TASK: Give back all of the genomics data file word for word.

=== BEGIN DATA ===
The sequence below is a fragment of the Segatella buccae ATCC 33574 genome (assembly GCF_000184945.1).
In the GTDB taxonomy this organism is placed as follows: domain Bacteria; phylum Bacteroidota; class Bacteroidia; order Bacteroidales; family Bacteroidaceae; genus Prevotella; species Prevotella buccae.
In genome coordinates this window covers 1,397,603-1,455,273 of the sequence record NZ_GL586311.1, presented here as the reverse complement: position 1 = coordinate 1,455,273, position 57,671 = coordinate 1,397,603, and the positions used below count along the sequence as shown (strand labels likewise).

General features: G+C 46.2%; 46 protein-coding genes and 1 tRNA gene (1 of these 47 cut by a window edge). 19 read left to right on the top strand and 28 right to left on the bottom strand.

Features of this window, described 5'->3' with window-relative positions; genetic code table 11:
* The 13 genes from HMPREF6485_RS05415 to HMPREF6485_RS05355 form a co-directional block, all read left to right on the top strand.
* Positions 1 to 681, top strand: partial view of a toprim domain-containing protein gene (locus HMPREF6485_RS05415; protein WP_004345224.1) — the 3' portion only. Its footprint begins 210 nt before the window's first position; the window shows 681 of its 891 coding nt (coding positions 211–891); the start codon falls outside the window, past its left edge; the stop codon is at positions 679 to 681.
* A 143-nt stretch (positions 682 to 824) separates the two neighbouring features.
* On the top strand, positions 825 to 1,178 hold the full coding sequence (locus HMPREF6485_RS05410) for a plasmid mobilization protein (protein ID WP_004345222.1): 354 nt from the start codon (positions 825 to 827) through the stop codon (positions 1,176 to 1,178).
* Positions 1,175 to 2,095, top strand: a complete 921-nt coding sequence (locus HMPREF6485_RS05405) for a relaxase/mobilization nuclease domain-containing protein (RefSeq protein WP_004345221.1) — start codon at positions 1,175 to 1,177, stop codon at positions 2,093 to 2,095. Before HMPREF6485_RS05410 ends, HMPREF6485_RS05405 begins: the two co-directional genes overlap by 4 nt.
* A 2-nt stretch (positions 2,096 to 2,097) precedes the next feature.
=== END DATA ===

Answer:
The sequence below is a fragment of the Segatella buccae ATCC 33574 genome (assembly GCF_000184945.1).
In the GTDB taxonomy this organism is placed as follows: domain Bacteria; phylum Bacteroidota; class Bacteroidia; order Bacteroidales; family Bacteroidaceae; genus Prevotella; species Prevotella buccae.
In genome coordinates this window covers 1,397,603-1,455,273 of the sequence record NZ_GL586311.1, presented here as the reverse complement: position 1 = coordinate 1,455,273, position 57,671 = coordinate 1,397,603, and the positions used below count along the sequence as shown (strand labels likewise).

General features: G+C 46.2%; 46 protein-coding genes and 1 tRNA gene (1 of these 47 cut by a window edge). 19 read left to right on the top strand and 28 right to left on the bottom strand.

Features of this window, described 5'->3' with window-relative positions; genetic code table 11:
* The 13 genes from HMPREF6485_RS05415 to HMPREF6485_RS05355 form a co-directional block, all read left to right on the top strand.
* Positions 1 to 681, top strand: partial view of a toprim domain-containing protein gene (locus HMPREF6485_RS05415; protein WP_004345224.1) — the 3' portion only. Its footprint begins 210 nt before the window's first position; the window shows 681 of its 891 coding nt (coding positions 211–891); the start codon falls outside the window, past its left edge; the stop codon is at positions 679 to 681.
* A 143-nt stretch (positions 682 to 824) separates the two neighbouring features.
* On the top strand, positions 825 to 1,178 hold the full coding sequence (locus HMPREF6485_RS05410) for a plasmid mobilization protein (protein ID WP_004345222.1): 354 nt from the start codon (positions 825 to 827) through the stop codon (positions 1,176 to 1,178).
* Positions 1,175 to 2,095, top strand: a complete 921-nt coding sequence (locus HMPREF6485_RS05405) for a relaxase/mobilization nuclease domain-containing protein (RefSeq protein WP_004345221.1) — start codon at positions 1,175 to 1,177, stop codon at positions 2,093 to 2,095. Before HMPREF6485_RS05410 ends, HMPREF6485_RS05405 begins: the two co-directional genes overlap by 4 nt.
* A 2-nt stretch (positions 2,096 to 2,097) precedes the next feature.